Vikram proposed the idea that art museums helps to keep a certain barrier up to artists of color, or to at least propose the idea that “art” is strictly those Western-centric pieces that have been deemed art through the last centuries. Gaines disagreed, saying he had experienced a shift in his lifetime towards more exhibitions featuring artwork by artists of color, and that this shift was promising to him about the future of the museum and super galleries. “The problem isn’t with museums, or super galleries, but with representation,” Gaines said.

Vikram provided a different perspective, saying that she believed that too many museums still offer barriers of entry to people of color: as artists, as curators, and even as consumers of art. Too few people know how to enter an art museum and read a painting, she said, adding that she thought visual literacy should be added to curriculum as another form of literacy, in order to make art more truly accessible for all. “Art’s challenge is to reset the cultural conversation,” Vikram said.

Anuradha Vikram is a writer, curator, and educator. She is the author of Decolonizing Culture, a collection of seventeen essays that address questions of race and gender parity in contemporary art spaces (Art Practical/Sming Sming Books, 2017). Vikram has guest-curated exhibitions for the Craft and Folk Art Museum, Shulamit Nazarian Gallery, Mills College Art Museum, ProArts Gallery, and the DeYoung Museum Artist Studio, and held curatorial positions at UC Berkeley Department of Art Practice, Headlands Center for the Arts, Aicon Gallery, and Richmond Art Center, and in the studio of artists Claes Oldenburg and Coosje van Bruggen. Vikram holds an MA in Curatorial Practice from California College of the Arts and a BS in Studio Art from New York University. She is a Senior Lecturer in the MFA Fine Arts, Art + Social Practice Area of Emphasis at Otis College of Art and Design, and a member of the Board of Directors of the College Art Association, where she chairs the Museums Committee.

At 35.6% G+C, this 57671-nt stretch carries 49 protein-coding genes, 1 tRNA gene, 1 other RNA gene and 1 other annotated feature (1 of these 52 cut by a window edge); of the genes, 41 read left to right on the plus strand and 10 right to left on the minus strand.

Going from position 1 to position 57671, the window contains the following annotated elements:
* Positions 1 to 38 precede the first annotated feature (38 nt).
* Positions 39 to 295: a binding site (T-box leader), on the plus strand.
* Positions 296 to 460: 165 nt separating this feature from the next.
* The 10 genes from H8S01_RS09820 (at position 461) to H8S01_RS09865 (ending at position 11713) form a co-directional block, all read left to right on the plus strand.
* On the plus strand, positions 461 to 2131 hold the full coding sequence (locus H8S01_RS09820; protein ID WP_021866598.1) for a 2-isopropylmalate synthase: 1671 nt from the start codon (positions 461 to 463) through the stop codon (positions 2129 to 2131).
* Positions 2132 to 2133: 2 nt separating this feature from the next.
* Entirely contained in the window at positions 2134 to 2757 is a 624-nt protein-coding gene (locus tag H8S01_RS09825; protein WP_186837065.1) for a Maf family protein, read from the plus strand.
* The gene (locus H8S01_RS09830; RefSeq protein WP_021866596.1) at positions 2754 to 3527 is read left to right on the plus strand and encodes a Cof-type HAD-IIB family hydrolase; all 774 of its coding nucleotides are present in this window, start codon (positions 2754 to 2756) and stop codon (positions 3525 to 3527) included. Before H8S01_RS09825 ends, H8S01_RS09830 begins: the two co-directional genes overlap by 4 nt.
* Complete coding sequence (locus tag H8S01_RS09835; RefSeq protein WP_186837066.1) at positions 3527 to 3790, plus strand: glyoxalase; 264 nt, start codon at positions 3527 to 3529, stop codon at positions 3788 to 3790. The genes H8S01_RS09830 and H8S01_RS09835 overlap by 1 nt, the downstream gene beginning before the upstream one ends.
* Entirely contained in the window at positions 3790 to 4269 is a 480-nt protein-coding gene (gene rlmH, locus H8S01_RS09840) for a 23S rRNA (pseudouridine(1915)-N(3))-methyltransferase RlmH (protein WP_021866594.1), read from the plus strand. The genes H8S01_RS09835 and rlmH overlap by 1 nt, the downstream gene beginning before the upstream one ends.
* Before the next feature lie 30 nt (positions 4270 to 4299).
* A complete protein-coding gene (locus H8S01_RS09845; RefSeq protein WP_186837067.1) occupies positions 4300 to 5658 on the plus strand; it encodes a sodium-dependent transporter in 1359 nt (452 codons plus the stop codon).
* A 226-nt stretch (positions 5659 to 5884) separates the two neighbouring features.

The Saas-Fee Summer Institute of Art (SFSIA) is a nomadic, intensive summer academy with shifting programs in contemporary critical theory academy that originated in Saas Fee, Switzerland in 2015 and moved to Berlin in 2016. SFSIA stresses an interdisciplinary approach to understanding the relationship between art and politics. This year, for the first time, the Saas-Fee Summer Institute of Art is hosted in Los Angeles by Otis College of Art and Design with participation of the MA Aesthetics and Politics in the School of Critical Studies at CalArts, in addition to the residency at the Berlin academy.

Join Otis College this summer for thought-provoking lectures and residencies

Summer Residencies and Programs at Otis College offer artists and designers the opportunity to explore and create work in the unique and culturally diverse arts community of Los Angeles. Our programs engage participants in challenging work alongside peers and colleagues who share the same creative goals and passion. Summer 2018 programs include traditional residencies in art, design and writing; youth and adult intensive classes and camps; theory and practice-based courses; curatorial tracks; and professional development retreats. For more information on upcoming retreats, and lectures open to the public, visit

Halley Sutton is a graduate of the Otis College of Art and Design MFA Writing program.

Image: Charles Gaines with Otis College President Bruce W. Ferguson.